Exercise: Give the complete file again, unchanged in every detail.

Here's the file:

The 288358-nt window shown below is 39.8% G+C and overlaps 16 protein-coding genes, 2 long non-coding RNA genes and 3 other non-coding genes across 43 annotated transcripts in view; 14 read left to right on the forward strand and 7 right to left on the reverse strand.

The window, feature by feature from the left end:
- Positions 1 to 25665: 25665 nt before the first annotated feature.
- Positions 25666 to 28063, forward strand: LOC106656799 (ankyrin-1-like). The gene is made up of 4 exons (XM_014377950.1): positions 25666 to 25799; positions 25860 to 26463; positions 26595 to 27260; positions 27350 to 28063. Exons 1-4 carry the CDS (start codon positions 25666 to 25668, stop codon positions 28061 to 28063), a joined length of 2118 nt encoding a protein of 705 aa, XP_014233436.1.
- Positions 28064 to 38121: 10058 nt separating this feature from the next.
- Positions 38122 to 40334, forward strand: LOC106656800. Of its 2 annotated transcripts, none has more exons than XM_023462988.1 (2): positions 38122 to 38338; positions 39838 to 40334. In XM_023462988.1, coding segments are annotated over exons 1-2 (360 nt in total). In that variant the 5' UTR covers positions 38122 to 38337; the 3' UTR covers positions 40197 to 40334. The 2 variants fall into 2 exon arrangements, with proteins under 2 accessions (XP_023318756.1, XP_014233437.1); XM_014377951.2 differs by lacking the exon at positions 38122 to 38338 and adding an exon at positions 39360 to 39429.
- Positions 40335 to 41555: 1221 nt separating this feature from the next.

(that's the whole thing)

The 288358-nt window shown below is 39.8% G+C and overlaps 16 protein-coding genes, 2 long non-coding RNA genes and 3 other non-coding genes across 43 annotated transcripts in view; 14 read left to right on the forward strand and 7 right to left on the reverse strand.

The window, feature by feature from the left end:
- Positions 1 to 25665: 25665 nt before the first annotated feature.
- Positions 25666 to 28063, forward strand: LOC106656799 (ankyrin-1-like). The gene is made up of 4 exons (XM_014377950.1): positions 25666 to 25799; positions 25860 to 26463; positions 26595 to 27260; positions 27350 to 28063. Exons 1-4 carry the CDS (start codon positions 25666 to 25668, stop codon positions 28061 to 28063), a joined length of 2118 nt encoding a protein of 705 aa, XP_014233436.1.
- Positions 28064 to 38121: 10058 nt separating this feature from the next.
- Positions 38122 to 40334, forward strand: LOC106656800. Of its 2 annotated transcripts, none has more exons than XM_023462988.1 (2): positions 38122 to 38338; positions 39838 to 40334. In XM_023462988.1, coding segments are annotated over exons 1-2 (360 nt in total). In that variant the 5' UTR covers positions 38122 to 38337; the 3' UTR covers positions 40197 to 40334. The 2 variants fall into 2 exon arrangements, with proteins under 2 accessions (XP_023318756.1, XP_014233437.1); XM_014377951.2 differs by lacking the exon at positions 38122 to 38338 and adding an exon at positions 39360 to 39429.
- Positions 40335 to 41555: 1221 nt separating this feature from the next.